However, the Court of Appeal of the State of California Fourth Appellate District said Richard Kelter and Rio Vista West LLC failed to allege sufficient facts to state a breach of fiduciary duty claim against the plan co-developer Economic Concepts Inc. (ECI) or any claim against another co-developer Bryan Cave, both of which Kelter said participated in developing and marketing the pension plan and represented him in an IRS audit.
A trial court found the statute of limitations barred Kelter’s lawsuit because his claims accrued when he established the pension plan and paid the first contribution. But the appellate court disagreed and concluded his claims did not accrue at that point because the contributions Kelter paid into the plan did not cause him any harm until the Internal Revenue Service made its final determination the plan constituted an illegal tax shelter.
The case involves a defined benefit pension plan (Section 412(i) Plan or Plan) that allows an employer to hold in a trust an insurance policy on each plan participant‟s life. The employer funds the trust to pay the life insurance premiums and receives a tax deduction for the premium payments. When a plan participant retires, the employer sells the insurance policy on that participant‟s life and uses the proceeds to purchase an annuity. The revenue stream from the annuity pays the participant his or her retirement benefits.
The IRS recognized that taxpayers often used these plans to shelter large amounts of income, and responded by identifying certain misuses of section 412(i) Plans as “abusive” tax shelters not entitled to any income tax benefits. These misuses include funding a plan solely with a life insurance policy that (1) provides death benefits exceeding the amount allowed for an approved Section 412(i) Plan; (2) pays extremely high fees and commissions to the salespeople; and (3) carries exorbitant surrender charges that essentially require an employer to forfeit the plan‟s assets if the employer terminates the policy early.
According to the court opinion, in the late 1990‟s, a life insurance company (AmerUs Life Insurance Company), pension planner (ECI), and law firm (Bryan Cave) developed a defined benefits pension plan they called the Pendulum Plan. Although they were aware of the IRS‟s position, AmerUs, ECI, and Bryan Cave designed the Pendulum Plan as a Section 412(i) Plan and funded it solely with life insurance policies displaying the characteristics the IRS looks for in an abusive tax shelter.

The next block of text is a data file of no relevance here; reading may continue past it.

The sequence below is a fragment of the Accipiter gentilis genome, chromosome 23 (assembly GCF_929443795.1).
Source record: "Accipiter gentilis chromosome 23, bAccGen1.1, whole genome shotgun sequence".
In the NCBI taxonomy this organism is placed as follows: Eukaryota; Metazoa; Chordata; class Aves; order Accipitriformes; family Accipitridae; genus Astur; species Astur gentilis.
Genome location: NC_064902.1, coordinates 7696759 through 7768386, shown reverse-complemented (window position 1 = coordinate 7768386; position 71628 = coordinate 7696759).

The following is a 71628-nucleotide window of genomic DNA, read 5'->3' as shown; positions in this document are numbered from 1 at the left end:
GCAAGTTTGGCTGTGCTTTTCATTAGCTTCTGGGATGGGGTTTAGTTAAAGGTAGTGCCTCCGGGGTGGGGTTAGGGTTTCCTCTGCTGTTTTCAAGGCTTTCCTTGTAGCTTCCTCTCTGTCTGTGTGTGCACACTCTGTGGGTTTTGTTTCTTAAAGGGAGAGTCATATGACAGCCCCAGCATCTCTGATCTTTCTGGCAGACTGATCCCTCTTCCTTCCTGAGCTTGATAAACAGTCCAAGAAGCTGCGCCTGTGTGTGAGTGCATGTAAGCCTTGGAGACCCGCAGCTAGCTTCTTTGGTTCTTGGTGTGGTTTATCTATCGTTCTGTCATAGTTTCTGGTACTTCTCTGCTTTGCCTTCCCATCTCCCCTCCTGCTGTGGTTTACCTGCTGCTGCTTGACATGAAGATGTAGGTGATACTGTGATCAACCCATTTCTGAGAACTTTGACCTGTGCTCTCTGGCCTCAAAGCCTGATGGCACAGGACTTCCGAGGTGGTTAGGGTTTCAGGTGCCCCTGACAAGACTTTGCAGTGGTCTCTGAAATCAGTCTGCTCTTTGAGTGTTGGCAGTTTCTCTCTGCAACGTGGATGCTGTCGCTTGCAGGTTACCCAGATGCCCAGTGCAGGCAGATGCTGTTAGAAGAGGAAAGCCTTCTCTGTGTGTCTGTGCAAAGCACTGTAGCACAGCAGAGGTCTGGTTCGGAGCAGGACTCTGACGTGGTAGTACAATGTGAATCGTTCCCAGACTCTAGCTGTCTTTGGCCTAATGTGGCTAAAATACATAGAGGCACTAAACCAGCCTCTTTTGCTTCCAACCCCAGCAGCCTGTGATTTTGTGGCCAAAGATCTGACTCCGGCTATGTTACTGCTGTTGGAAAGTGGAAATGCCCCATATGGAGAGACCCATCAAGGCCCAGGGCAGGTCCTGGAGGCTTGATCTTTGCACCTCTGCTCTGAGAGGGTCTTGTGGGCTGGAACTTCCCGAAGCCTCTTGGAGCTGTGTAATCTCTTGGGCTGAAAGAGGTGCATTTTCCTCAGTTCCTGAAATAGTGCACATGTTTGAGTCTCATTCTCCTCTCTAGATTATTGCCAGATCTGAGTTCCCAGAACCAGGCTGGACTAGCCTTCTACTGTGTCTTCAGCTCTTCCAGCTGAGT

Even after AmerUs‟s professional advisers warned the company that the IRS might consider the Pendulum Plan an abusive tax shelter, the firm and ECI embarked on a nationwide campaign to market and sell Pendulum Plans as qualified Section 412(i) Plans without disclosing the significant risk that the IRS would audit an employer‟s plan, find it abusive, and assess substantial back taxes, interest, and penalties against the employer.
In November 2003, Kelter met with a financial adviser who recommended a Pendulum Plan to take advantage of the income tax benefits it provided. During the sales process, Kelter consulted ECI several times. ECI represented the Pendulum Plan complied with all federal tax laws and Kelter would receive a tax deduction for the life insurance premiums he paid to fund the plan. In December 2003, Kelter established a Pendulum Plan entitled the Rio Vista West, LLC Defined Benefit Pension Plan. At no time did ECI or AmerUs advise Kelter about the tax risks associated with establishing the Rio Plan or that the Rio Plan featured all the characteristics the IRS looked for in an abusive Section 412(i) Plan.
Following an audit the Rio Plan, the IRS notified Kelter it considered the plan abusive because it failed to satisfy Code sections 412(i)(3).
Kelter began negotiating with the IRS to reach an agreement on the amount of back taxes, penalties, and interest he owed because the Rio Plan failed to qualify as a Section 412(i) Plan. As of May 2009, when Kelter filed his most recent pleading in the trial court, he had not reached an agreement with the IRS, which had yet to assess a specific amount for back taxes, penalties, and interest.The case is Kelter v. Hartstein, Cal. Ct. App., No. G04275.